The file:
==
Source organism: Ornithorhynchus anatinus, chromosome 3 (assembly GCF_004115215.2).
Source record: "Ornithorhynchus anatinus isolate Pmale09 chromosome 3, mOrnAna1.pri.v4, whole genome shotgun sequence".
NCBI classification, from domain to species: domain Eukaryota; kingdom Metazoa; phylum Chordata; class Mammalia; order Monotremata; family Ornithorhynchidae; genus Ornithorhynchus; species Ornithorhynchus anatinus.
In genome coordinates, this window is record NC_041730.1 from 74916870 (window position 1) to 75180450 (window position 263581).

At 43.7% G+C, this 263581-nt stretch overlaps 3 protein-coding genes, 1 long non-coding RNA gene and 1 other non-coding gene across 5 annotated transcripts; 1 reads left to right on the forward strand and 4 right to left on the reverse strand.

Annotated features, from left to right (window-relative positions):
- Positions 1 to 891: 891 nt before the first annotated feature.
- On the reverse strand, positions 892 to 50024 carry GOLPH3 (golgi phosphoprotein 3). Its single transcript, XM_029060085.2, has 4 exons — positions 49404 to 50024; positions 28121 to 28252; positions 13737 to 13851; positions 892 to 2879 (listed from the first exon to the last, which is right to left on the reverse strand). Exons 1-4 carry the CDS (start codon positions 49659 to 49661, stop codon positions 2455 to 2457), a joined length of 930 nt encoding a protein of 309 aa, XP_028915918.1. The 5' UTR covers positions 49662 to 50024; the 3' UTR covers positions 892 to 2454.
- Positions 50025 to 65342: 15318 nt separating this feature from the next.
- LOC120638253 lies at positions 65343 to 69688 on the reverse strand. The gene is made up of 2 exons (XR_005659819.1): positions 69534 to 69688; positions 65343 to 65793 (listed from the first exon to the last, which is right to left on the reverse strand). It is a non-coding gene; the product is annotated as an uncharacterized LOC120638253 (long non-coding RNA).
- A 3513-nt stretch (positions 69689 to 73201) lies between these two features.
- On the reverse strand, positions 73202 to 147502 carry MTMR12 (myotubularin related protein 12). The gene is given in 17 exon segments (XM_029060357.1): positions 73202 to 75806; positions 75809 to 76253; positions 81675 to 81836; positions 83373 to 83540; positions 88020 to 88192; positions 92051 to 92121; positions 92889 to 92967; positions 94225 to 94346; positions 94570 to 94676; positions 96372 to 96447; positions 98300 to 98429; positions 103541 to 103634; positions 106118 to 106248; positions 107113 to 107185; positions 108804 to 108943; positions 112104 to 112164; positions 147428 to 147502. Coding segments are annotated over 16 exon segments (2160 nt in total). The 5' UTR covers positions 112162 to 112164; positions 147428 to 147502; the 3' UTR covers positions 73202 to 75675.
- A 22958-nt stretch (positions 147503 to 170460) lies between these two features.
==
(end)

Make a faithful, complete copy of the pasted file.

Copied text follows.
Source organism: Ornithorhynchus anatinus, chromosome 3 (assembly GCF_004115215.2).
Source record: "Ornithorhynchus anatinus isolate Pmale09 chromosome 3, mOrnAna1.pri.v4, whole genome shotgun sequence".
NCBI classification, from domain to species: domain Eukaryota; kingdom Metazoa; phylum Chordata; class Mammalia; order Monotremata; family Ornithorhynchidae; genus Ornithorhynchus; species Ornithorhynchus anatinus.
In genome coordinates, this window is record NC_041730.1 from 74916870 (window position 1) to 75180450 (window position 263581).

At 43.7% G+C, this 263581-nt stretch overlaps 3 protein-coding genes, 1 long non-coding RNA gene and 1 other non-coding gene across 5 annotated transcripts; 1 reads left to right on the forward strand and 4 right to left on the reverse strand.

Annotated features, from left to right (window-relative positions):
- Positions 1 to 891: 891 nt before the first annotated feature.
- On the reverse strand, positions 892 to 50024 carry GOLPH3 (golgi phosphoprotein 3). Its single transcript, XM_029060085.2, has 4 exons — positions 49404 to 50024; positions 28121 to 28252; positions 13737 to 13851; positions 892 to 2879 (listed from the first exon to the last, which is right to left on the reverse strand). Exons 1-4 carry the CDS (start codon positions 49659 to 49661, stop codon positions 2455 to 2457), a joined length of 930 nt encoding a protein of 309 aa, XP_028915918.1. The 5' UTR covers positions 49662 to 50024; the 3' UTR covers positions 892 to 2454.
- Positions 50025 to 65342: 15318 nt separating this feature from the next.
- LOC120638253 lies at positions 65343 to 69688 on the reverse strand. The gene is made up of 2 exons (XR_005659819.1): positions 69534 to 69688; positions 65343 to 65793 (listed from the first exon to the last, which is right to left on the reverse strand). It is a non-coding gene; the product is annotated as an uncharacterized LOC120638253 (long non-coding RNA).
- A 3513-nt stretch (positions 69689 to 73201) lies between these two features.
- On the reverse strand, positions 73202 to 147502 carry MTMR12 (myotubularin related protein 12). The gene is given in 17 exon segments (XM_029060357.1): positions 73202 to 75806; positions 75809 to 76253; positions 81675 to 81836; positions 83373 to 83540; positions 88020 to 88192; positions 92051 to 92121; positions 92889 to 92967; positions 94225 to 94346; positions 94570 to 94676; positions 96372 to 96447; positions 98300 to 98429; positions 103541 to 103634; positions 106118 to 106248; positions 107113 to 107185; positions 108804 to 108943; positions 112104 to 112164; positions 147428 to 147502. Coding segments are annotated over 16 exon segments (2160 nt in total). The 5' UTR covers positions 112162 to 112164; positions 147428 to 147502; the 3' UTR covers positions 73202 to 75675.
- A 22958-nt stretch (positions 147503 to 170460) lies between these two features.